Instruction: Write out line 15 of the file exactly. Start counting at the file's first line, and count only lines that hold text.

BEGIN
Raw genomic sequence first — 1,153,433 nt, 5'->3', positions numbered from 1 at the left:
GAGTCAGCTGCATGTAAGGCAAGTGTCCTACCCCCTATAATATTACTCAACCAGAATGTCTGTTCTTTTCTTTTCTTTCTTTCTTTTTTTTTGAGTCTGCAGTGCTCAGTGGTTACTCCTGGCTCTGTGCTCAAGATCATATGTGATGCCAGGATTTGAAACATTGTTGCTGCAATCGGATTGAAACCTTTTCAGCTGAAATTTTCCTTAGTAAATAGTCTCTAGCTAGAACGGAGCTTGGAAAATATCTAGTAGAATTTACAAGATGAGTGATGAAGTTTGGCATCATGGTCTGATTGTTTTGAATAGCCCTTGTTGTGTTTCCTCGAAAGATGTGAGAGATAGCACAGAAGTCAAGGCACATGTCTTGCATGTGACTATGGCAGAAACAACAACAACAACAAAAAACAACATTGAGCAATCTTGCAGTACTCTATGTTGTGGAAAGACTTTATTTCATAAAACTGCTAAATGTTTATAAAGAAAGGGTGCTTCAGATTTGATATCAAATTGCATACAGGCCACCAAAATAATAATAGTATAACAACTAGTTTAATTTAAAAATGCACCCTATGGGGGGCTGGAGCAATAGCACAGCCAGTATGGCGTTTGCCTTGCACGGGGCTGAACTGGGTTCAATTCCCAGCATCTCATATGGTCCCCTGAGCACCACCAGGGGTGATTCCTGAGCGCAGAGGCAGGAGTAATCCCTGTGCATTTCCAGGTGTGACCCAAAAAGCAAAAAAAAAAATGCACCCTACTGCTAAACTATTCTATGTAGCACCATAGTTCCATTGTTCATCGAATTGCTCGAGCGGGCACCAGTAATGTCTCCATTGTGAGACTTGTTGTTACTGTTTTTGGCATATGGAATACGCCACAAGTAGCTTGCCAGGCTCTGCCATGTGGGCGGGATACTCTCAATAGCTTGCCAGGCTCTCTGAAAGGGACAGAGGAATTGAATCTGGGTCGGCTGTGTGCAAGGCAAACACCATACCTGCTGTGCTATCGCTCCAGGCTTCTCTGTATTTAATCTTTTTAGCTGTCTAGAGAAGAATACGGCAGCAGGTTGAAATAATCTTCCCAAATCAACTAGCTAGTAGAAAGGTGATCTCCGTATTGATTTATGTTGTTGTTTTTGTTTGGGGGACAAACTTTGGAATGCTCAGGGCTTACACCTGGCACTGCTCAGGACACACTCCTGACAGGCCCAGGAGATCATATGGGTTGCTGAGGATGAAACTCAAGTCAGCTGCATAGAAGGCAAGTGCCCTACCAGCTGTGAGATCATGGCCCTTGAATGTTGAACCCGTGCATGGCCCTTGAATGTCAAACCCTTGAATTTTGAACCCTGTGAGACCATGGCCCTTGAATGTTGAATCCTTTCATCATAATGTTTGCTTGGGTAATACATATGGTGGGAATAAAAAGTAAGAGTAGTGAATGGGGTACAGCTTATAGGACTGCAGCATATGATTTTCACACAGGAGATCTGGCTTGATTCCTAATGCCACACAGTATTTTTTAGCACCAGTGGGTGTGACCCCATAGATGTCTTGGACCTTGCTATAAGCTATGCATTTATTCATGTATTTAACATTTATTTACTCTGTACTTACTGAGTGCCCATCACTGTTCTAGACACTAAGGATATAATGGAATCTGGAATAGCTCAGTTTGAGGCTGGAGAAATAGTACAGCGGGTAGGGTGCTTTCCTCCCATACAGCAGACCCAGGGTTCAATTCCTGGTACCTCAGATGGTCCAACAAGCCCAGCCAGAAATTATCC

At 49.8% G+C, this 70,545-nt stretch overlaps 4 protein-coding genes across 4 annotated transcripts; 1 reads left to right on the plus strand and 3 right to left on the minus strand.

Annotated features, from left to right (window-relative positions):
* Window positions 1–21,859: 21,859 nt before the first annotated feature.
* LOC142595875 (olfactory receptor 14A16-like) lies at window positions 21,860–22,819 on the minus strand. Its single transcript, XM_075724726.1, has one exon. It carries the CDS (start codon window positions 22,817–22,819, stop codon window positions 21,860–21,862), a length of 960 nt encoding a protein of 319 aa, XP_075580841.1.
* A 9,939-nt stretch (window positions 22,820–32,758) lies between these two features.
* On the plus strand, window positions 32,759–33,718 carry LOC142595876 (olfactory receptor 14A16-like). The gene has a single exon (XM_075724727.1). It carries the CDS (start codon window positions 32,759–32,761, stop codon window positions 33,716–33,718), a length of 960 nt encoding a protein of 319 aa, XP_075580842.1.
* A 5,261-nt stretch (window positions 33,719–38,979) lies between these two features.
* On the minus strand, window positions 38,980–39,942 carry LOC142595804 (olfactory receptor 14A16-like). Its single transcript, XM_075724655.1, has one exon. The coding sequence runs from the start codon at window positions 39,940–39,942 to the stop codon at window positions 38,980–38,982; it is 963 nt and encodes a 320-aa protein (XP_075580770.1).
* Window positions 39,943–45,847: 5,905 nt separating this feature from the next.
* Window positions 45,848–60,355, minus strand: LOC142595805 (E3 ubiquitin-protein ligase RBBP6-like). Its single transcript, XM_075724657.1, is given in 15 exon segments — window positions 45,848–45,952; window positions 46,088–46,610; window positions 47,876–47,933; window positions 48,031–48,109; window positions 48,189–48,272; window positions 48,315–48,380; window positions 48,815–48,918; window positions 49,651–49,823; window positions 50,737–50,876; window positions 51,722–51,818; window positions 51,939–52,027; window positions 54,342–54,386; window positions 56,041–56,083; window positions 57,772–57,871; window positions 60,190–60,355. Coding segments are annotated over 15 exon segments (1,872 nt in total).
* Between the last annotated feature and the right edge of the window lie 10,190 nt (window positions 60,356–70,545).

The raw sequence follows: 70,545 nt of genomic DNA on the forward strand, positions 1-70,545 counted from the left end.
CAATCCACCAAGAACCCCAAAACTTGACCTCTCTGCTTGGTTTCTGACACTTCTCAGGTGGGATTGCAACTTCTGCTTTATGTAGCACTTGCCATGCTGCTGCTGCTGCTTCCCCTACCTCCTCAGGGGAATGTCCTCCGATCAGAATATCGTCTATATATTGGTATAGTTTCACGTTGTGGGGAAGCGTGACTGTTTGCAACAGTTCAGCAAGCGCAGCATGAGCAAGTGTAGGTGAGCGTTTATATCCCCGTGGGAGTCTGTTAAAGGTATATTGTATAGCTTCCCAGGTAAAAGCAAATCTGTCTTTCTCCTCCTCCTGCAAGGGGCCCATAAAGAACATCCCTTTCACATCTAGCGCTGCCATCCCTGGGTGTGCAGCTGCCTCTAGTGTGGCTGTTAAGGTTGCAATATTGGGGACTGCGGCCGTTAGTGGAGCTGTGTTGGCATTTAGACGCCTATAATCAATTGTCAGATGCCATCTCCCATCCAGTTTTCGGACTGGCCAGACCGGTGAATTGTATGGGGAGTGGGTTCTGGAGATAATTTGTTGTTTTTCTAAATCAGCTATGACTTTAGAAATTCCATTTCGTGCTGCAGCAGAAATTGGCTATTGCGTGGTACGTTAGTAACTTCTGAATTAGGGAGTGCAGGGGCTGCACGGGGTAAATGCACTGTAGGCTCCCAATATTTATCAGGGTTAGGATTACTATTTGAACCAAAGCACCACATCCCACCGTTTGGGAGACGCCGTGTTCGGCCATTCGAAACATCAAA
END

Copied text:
CAATCCACCAAGAACCCCAAAACTTGACCTCTCTGCTTGGTTTCTGACACTTCTCAGGTGGGATTGCAACTTCTGCTTTATGTAGCACTTGCCATGCTGCTGCTGCTGCTTCCCCTACCTCCTCAGGGGAATGTCCTCCGATCAGAATATCGTCTATATATTGGTATAGTTTCACGTTGTGGGGAAGCGTGACTGTTTGCAACAGTTCAGCAAGCGCAGCATGAGCAAGTGTAGGTGAGCGTTTATATCCCCGTGGGAGTCTGTTAAAGGTATATTGTATAGCTTCCCAGGTAAAAGCAAATCTGTCTTTCTCCTCCTCCTGCAAGGGGCCCATAAAGAACATCCCTTTCACATCTAGCGCTGCCATCCCTGGGTGTGCAGCTGCCTCTAGTGTGGCTGTTAAGGTTGCAATATTGGGGACTGCGGCCGTTAGTGGAGCTGTGTTGGCATTTAGACGCCTATAATCAATTGTCAGATGCCATCTCCCATCCAGTTTTCGGACTGGCCAGACCGGTGAATTGTATGGGGAGTGGGTTCTGGAGATAATTTGTTGTTTTTCTAAATCAGCTATGACTTTAGAAATTCCATTTCGTGCTGCAGCAGAAATTGGCTATTGCGTGGTACGTTAGTAACTTCTGAATTAGGGAGTGCAGGGGCTGCACGGGGTAAATGCACTGTAGGCTCCCAATATTTATCAGGGTTAGGATTACTATTTGAACCAAAGCACCACATCCCACCGTTTGGGAGACGCCGTGTTCGGCCATTCGAAACATCAAA